Hope you enjoy my encounters with ‘The New Klezmers of Krakow‘.

Cheese All That

October 13, 2009

My latest published article is a ‘People’ piece for Wizzair Magazine, in which I interviewed Spanish cheese expert Katherine McLaughlin, a 20-year Barcelona resident. I had chanced to go by her shop, Formatgeria La Seu, one day and we got talking and so I decided to pitch a piece about her interesting life/profession to the Editor. Naturally it didn’t turn out as smoothly as I had planned! My first error was not replacing the batteries in my digital recorder at the first sign they were low… you guessed it, we were a good 40 minutes into our conversation before I realised that for at least 25 of those we hadn’t been recording! It’s never the same when you try and go back over material and we pressed on, although barely had her phone stopped ringing than the customers started arriving and the interview was becoming increasingly disjointed. A further problem materialised when it came to picture time. Wizz had asked me for photos as part of my commission and, whereas I had managed to supply some natty shots with my compact Canon for a previous piece (interviewing a bike tour guide in Krakow), that had been outside and with an interviewee who I knew and was easier to direct. A reluctant model, no tripod and a mere 4.0 megapixels to work with the results were pedestrian. But with a bit of Photoshopping they just about turned out all right.

As for the text… well I typed up the transcript, but when I started working on the article I really felt it was lacking some fizz. In the end, rather than try and string out what I had, I called Katherine and she kindly agreed to do a second interview! This time around I got a great anecdote about her being chased by a bull in Galicia, as well as some better all round info. It was a bit of rescue job and I’ve definitely read better People pieces in Wizz, but a couple of lessons learnt at least. I think there’s always a bit of luck involved when your piece is heavily reliant on an interview with just one person, and – even though Katherine and I struck up a great rapport – you’re not always guaranteed that the information they impart is delivered in pithy quote-size chunks! In other words an interesting or pleasant conversation doesn’t directly correspond to great material for copy.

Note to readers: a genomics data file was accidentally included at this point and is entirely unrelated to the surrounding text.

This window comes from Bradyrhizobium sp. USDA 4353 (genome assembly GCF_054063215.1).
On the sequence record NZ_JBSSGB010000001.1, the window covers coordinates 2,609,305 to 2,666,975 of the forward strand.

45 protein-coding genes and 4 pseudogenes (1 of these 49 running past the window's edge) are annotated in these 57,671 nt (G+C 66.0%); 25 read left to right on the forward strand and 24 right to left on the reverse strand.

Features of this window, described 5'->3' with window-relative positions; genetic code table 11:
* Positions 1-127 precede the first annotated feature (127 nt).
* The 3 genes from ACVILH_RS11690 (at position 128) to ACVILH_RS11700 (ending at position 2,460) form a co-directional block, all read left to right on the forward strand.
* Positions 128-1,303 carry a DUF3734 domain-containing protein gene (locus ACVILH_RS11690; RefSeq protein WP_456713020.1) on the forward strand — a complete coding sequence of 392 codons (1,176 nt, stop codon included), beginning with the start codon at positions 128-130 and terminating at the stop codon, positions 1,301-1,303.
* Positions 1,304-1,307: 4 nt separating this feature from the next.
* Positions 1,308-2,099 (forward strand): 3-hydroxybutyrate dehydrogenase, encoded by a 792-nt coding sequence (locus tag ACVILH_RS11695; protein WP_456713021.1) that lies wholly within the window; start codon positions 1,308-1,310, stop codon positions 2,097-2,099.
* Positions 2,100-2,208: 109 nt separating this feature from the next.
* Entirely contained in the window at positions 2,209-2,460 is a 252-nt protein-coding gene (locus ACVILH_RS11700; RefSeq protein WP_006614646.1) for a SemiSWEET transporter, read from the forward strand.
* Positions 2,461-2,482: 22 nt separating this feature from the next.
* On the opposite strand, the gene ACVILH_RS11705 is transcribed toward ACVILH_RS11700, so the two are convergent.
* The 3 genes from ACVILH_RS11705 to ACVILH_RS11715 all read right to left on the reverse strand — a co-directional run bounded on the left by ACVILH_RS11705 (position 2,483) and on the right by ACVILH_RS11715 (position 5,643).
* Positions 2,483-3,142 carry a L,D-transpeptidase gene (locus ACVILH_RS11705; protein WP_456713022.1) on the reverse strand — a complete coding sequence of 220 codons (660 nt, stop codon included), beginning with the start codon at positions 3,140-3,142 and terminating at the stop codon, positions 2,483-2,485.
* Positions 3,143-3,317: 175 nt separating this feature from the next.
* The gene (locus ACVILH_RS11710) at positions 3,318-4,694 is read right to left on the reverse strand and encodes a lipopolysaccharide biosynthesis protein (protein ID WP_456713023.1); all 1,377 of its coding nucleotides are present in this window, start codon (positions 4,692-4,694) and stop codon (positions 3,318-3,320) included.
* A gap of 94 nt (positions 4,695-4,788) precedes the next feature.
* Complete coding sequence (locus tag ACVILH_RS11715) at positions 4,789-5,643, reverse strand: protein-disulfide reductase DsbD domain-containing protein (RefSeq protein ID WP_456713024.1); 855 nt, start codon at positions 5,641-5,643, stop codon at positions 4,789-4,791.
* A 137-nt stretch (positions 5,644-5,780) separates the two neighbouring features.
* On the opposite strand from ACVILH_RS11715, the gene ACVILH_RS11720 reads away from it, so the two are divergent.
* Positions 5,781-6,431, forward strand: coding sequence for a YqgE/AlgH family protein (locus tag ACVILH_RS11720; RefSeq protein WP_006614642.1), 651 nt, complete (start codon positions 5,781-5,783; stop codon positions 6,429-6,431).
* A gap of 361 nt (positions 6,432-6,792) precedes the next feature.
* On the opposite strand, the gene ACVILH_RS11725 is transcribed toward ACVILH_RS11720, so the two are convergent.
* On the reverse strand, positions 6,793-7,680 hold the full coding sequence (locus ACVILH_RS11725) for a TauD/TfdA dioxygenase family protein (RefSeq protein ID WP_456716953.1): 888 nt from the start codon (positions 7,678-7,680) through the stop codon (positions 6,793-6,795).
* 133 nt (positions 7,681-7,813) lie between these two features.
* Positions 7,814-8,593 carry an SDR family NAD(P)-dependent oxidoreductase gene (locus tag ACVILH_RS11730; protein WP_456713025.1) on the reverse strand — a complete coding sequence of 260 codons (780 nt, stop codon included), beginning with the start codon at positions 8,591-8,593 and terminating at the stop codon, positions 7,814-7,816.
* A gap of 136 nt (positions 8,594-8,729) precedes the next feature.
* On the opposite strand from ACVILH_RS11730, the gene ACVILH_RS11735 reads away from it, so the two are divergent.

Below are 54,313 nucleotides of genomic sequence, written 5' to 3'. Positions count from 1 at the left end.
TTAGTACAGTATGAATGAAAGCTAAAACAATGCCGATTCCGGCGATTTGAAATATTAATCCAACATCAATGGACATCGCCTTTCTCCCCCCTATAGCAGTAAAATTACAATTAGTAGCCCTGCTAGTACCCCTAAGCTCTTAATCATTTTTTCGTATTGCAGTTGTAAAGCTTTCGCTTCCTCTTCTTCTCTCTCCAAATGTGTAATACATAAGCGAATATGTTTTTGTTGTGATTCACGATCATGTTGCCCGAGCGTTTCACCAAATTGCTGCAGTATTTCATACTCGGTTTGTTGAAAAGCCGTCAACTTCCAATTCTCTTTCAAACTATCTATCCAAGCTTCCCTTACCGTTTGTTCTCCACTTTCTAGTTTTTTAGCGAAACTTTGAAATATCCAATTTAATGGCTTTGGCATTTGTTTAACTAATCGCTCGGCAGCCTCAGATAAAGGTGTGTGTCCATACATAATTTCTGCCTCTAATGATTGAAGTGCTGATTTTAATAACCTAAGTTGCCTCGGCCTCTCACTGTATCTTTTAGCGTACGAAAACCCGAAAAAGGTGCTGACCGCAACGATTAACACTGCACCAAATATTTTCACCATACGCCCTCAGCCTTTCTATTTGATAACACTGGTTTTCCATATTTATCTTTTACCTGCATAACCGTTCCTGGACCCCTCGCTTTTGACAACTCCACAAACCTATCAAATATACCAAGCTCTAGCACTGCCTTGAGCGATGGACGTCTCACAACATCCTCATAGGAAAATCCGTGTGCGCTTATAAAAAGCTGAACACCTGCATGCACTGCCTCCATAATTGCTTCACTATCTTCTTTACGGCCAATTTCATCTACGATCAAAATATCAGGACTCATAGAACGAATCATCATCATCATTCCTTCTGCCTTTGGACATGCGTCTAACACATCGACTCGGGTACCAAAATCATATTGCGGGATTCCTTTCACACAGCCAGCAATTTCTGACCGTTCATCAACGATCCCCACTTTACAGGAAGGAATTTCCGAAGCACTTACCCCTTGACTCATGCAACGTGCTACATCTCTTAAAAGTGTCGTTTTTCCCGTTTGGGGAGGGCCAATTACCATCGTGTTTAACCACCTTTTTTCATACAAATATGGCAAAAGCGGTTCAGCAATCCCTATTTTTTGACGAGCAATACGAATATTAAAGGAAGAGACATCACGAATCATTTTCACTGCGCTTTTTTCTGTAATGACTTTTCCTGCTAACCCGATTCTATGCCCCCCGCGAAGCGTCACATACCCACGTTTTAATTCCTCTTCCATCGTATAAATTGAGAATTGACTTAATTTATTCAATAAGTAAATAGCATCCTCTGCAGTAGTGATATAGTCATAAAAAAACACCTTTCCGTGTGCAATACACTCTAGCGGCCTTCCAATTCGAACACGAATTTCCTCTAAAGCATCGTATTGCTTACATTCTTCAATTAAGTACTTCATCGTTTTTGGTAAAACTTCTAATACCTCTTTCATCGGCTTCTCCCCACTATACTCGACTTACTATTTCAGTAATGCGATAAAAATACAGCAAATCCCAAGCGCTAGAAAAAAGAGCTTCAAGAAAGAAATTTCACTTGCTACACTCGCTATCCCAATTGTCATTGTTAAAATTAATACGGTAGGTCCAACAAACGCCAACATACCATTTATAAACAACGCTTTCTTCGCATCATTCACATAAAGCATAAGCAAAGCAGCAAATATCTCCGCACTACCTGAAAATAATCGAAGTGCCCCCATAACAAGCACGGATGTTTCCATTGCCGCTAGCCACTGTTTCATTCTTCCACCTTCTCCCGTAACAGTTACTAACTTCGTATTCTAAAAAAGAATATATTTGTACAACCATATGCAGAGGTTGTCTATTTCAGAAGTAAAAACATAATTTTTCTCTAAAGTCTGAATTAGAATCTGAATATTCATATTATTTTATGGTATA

Anyhow you can judge for yourselves by reading the article here.

If you are in Barcelona and interested in Spanish cheeses then I can thoroughly recommend dropping in on Ms McLaughlin as she is a great no-nonsense Scotswoman who really knows her stuff on her specialist subject (farm house cheese). Her fare could make a good, if somewhat smelly, souvenir for the folks back home too!

Recycled Sounds for Easyjet Magazine

October 2, 2009

Ah, you wait months for an article to be published and then two crop up at once! Credit due to the Easyjet web content manager who could certainly teach their counterpart at Ryanair a thing or two about timely posting…

Recycled Sounds: Barcelona’s maestros of rubbish rhythms

As I mentioned in my previous blog post the idea for this article came from the same Time Out stub (thanks guys!) about recycling projects in Barcelona as the idea for Trashion Victims, and was particularly great from my perspective as it enabled me to get my first feature article with Easyjet Magazine… not a bad publication to be in with! The pitch for the article was little more than an interview with the band, Cabo San Roque (who are based in Barcelona); and whereas the editor was keen on the eco angle (the whole point being the band play with recycled instruments) it turns out that the recycling is done more from a practical than world-saving perspective. I don’t feel it detracts from the interest of the piece.